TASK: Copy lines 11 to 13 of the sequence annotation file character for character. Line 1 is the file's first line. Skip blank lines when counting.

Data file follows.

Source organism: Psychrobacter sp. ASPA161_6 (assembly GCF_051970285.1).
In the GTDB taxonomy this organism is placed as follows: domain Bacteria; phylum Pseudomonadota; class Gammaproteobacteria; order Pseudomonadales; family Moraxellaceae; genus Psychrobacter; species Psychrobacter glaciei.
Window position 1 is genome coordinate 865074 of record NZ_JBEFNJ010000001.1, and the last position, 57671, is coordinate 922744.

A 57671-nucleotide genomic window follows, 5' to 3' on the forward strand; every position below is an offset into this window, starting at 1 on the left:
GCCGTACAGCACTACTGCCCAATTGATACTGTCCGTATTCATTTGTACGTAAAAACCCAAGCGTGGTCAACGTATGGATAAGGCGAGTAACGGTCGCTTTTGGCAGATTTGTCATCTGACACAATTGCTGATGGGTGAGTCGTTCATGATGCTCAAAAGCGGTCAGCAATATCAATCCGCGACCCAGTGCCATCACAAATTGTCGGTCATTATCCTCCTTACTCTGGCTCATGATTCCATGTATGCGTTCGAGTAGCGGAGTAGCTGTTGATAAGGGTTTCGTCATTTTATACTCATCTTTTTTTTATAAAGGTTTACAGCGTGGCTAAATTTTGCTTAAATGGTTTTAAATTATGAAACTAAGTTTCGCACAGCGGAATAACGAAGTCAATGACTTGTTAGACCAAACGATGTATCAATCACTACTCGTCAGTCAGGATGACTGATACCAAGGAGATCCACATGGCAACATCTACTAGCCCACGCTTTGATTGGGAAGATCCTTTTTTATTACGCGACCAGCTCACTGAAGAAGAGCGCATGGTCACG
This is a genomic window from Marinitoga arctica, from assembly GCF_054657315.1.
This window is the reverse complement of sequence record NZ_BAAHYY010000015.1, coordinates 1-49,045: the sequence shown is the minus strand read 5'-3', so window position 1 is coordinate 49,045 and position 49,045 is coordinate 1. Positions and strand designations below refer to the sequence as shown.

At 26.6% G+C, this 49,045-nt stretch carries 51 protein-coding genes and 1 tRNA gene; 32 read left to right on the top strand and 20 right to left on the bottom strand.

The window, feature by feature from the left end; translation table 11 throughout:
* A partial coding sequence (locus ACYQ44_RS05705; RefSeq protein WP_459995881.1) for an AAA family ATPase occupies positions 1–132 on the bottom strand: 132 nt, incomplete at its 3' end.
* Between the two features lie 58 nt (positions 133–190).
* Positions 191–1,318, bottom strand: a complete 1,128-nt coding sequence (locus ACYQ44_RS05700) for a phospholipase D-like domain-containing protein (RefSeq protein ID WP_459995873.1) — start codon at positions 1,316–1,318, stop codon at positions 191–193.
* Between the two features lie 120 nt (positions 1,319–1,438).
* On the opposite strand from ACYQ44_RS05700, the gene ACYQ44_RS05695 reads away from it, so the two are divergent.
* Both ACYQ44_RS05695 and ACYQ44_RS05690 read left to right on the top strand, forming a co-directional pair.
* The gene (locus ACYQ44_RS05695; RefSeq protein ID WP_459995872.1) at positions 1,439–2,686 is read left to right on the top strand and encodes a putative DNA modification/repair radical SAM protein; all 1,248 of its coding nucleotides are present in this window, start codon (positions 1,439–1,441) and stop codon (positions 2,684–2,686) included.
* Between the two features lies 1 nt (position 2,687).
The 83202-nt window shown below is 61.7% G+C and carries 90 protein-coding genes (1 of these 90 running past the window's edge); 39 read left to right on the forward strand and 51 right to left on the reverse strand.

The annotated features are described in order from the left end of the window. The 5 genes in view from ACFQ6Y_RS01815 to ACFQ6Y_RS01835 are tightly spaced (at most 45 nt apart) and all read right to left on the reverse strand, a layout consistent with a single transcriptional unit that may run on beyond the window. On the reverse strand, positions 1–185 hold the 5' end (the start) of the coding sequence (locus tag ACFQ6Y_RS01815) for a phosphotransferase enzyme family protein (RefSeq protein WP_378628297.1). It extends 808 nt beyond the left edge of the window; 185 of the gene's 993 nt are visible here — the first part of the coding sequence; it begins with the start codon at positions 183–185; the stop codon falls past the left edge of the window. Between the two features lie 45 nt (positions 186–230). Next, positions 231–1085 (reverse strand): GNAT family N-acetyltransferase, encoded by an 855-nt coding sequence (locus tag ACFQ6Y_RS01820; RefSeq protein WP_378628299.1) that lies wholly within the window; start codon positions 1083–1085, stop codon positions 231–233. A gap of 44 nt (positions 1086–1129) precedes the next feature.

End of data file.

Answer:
* Between the two features lie 58 nt (positions 133–190).
* Positions 191–1,318, bottom strand: a complete 1,128-nt coding sequence (locus ACYQ44_RS05700) for a phospholipase D-like domain-containing protein (RefSeq protein ID WP_459995873.1) — start codon at positions 1,316–1,318, stop codon at positions 191–193.
* Between the two features lie 120 nt (positions 1,319–1,438).